Surviving the start of 2023 in the face of generative AI


Person typing on laptop keyboard

By Associate Professor Lynn Gribble, UNSW Business School

Published 10 February 2023


Just when the academic community had time to exhale after the ‘panic-gogy’ of the pandemic, the wide access to generative AI has given rise to another reason for a new sense of panic-gogy. Having taken some time to ‘play’ with this technology, and I would be considered an early adopter, has led me to some ideas that I thought might be worth sharing as we reach the final countdown to teaching commencing for 2023.

For many of us with course outlines and assessments already designed, below are some ideas that may support you to prepare and face the upcoming teaching period.

It is not exhaustive, nor is it assuming you haven’t already done these steps or considered them, but my mind likes a list and a process, and this may be helpful as a guide (on the side). Also, as my discipline areas are organisational behaviour and education, my thoughts are not musings but a set of actions underpinned by scholarly approaches to teaching and supporting our students.

  1. Play with ChatGPT – like any program, it is a garbage in/garbage out system so practice creating great prompts will show you what it is capable of. Then be honest with yourself about its (cap)ability to do a base line assignment. Note if you want AI to critique something or give you an opposing view, it can do this too. However, it only computes and will provide a better response to ‘describe’ over ‘list’, and ‘give the problems’ over ‘compare’.
  2. Start with the course outcomes (both the University ones and the ones that in your heart you want your students to leave your class with). For me, I want my students to thrive in the world of work and contribute to a world that is better because they are in it. I also know that prohibition (generally) does not work, hence I wanted to incorporate what AI might look like in the workplace too. This made my approach to generative AI easy. I decided to accept AI will do both routine and mundane tasks and make the background research for most organisations quite easy. I expect my students most likely will use it (I know we like to think all our students are deep and engaged learners but based on the theory of unintended consequences, perhaps we need to really consider what happens if they take a surface learning approach).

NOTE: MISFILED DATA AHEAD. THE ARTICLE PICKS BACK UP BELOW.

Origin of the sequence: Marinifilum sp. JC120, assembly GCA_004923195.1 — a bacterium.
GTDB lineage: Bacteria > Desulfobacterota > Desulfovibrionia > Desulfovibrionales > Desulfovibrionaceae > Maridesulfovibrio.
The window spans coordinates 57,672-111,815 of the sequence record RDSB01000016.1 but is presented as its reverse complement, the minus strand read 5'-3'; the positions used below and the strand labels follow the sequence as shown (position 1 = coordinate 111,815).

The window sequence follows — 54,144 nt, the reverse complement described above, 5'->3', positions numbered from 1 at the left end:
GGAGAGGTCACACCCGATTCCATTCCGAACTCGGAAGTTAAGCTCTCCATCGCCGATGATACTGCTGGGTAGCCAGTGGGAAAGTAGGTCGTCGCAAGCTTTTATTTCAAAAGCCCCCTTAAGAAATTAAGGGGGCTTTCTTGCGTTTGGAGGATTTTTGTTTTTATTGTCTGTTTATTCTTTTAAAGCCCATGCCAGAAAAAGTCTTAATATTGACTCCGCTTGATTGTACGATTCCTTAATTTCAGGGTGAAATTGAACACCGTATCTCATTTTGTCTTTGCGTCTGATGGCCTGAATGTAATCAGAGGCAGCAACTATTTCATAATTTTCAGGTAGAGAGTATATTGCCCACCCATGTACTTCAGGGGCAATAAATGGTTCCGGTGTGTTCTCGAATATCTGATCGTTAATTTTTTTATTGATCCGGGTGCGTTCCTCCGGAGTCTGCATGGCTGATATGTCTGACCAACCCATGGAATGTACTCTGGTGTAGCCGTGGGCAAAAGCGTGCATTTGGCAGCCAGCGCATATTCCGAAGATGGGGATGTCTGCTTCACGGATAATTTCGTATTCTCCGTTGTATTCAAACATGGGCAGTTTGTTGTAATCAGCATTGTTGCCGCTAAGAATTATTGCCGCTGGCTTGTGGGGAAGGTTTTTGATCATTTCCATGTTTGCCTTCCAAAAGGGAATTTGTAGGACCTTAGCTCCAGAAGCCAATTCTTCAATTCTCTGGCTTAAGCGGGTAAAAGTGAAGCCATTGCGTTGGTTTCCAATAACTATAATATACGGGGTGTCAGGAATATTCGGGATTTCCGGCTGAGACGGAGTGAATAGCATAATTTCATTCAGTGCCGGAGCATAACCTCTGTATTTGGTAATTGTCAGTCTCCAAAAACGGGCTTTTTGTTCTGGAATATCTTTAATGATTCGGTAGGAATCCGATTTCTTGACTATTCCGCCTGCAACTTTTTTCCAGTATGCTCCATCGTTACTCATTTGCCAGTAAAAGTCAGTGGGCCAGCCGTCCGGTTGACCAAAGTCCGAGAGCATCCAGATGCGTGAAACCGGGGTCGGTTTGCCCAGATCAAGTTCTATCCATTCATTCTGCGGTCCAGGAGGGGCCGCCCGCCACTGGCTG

"You know your students and how they learn and respond. Identify where students might be tempted to use AI (and then assume they will)."

  3. What do I want to assess? As I teach the UN SDGs and Ethics, I wanted to have some transformation about their importance, and application to what it means in the workplace. While Authentic Assessment has been around for some time, and based on the premise, that AI will be in the workplace, I want to ensure that if they use AI, they acknowledge they did and apply some thinking and reasoning to what it produces. My response, therefore, was to ensure students include an acknowledgement of using AI and even Wikipedia rather than reverse engineering a reference or six.
  4. Who are my students? As many of my students speak English as a second language, they may have been taught to write a ‘canned essay’ or ‘report type’ response and this leads to only providing surface level knowledge. I know AI can do this for them, and I responded by changing how the assessments will be graded with an emphasis on links, integration and analysis to earn marks. Knowledge alone is unsatisfactory, and my rubrics are clear on this. However, Medicine students differ from Business students, who differ from Law or Design students. You know your students and how they learn and respond. Identify where students might be tempted to use AI (and then assume they will).
  5. If you cannot change the assignments, look to how you can adjust your grading (how you grade each part of the assignment, and what you are looking for your students to demonstrate?) as this might give you a means to adapt for the coming teaching session.
  6. Inform your students on your stance on AI* (can they use it, consequences of using it, how might it be used in their workplace etc.) and weave it through how you educate them. For me, this is about links to workplace practices and why they need to be able to critique what they read.
    *UNSW staff can access current guidelines here.
  7. Start thinking about changing your assignments and assessments going forward (Term 2 and beyond, if not now) as this juggernaut is not going to slow down. 
  8. Join some discussions on Generative AI, both at our University and beyond. Talk outside your faculty too, as broad conversations can help you to see other angles and applications.

Join the conversation about Gen AI in teaching with UNSW colleagues (Teams Group of the EF Community of Practice: Student Feedback & Digital Assessment – zID required).


See also 


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